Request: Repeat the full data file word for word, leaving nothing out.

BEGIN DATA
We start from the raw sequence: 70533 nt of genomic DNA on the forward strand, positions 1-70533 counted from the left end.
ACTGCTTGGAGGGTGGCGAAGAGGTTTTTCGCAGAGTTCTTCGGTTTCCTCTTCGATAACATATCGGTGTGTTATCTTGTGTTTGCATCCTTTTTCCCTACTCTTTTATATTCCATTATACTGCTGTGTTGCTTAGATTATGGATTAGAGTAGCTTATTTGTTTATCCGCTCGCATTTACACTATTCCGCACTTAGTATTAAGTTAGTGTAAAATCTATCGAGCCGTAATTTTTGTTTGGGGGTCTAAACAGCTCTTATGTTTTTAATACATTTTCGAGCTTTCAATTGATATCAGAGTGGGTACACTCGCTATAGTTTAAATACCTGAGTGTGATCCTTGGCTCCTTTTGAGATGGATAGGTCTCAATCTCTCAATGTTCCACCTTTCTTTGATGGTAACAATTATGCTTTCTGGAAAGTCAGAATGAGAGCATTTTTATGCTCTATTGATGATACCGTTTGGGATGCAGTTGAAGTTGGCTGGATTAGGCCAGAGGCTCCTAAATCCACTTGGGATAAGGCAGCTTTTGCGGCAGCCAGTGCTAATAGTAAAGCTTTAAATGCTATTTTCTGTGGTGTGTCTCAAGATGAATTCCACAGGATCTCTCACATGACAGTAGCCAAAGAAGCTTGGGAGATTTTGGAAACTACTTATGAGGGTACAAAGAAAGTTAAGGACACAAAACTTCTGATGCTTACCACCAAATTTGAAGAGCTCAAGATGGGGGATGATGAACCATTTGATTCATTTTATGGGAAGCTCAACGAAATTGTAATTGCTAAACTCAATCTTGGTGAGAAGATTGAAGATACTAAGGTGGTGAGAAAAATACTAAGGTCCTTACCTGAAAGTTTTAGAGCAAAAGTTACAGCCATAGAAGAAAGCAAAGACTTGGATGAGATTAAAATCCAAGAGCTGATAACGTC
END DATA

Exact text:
We start from the raw sequence: 70533 nt of genomic DNA on the forward strand, positions 1-70533 counted from the left end.
ACTGCTTGGAGGGTGGCGAAGAGGTTTTTCGCAGAGTTCTTCGGTTTCCTCTTCGATAACATATCGGTGTGTTATCTTGTGTTTGCATCCTTTTTCCCTACTCTTTTATATTCCATTATACTGCTGTGTTGCTTAGATTATGGATTAGAGTAGCTTATTTGTTTATCCGCTCGCATTTACACTATTCCGCACTTAGTATTAAGTTAGTGTAAAATCTATCGAGCCGTAATTTTTGTTTGGGGGTCTAAACAGCTCTTATGTTTTTAATACATTTTCGAGCTTTCAATTGATATCAGAGTGGGTACACTCGCTATAGTTTAAATACCTGAGTGTGATCCTTGGCTCCTTTTGAGATGGATAGGTCTCAATCTCTCAATGTTCCACCTTTCTTTGATGGTAACAATTATGCTTTCTGGAAAGTCAGAATGAGAGCATTTTTATGCTCTATTGATGATACCGTTTGGGATGCAGTTGAAGTTGGCTGGATTAGGCCAGAGGCTCCTAAATCCACTTGGGATAAGGCAGCTTTTGCGGCAGCCAGTGCTAATAGTAAAGCTTTAAATGCTATTTTCTGTGGTGTGTCTCAAGATGAATTCCACAGGATCTCTCACATGACAGTAGCCAAAGAAGCTTGGGAGATTTTGGAAACTACTTATGAGGGTACAAAGAAAGTTAAGGACACAAAACTTCTGATGCTTACCACCAAATTTGAAGAGCTCAAGATGGGGGATGATGAACCATTTGATTCATTTTATGGGAAGCTCAACGAAATTGTAATTGCTAAACTCAATCTTGGTGAGAAGATTGAAGATACTAAGGTGGTGAGAAAAATACTAAGGTCCTTACCTGAAAGTTTTAGAGCAAAAGTTACAGCCATAGAAGAAAGCAAAGACTTGGATGAGATTAAAATCCAAGAGCTGATAACGTC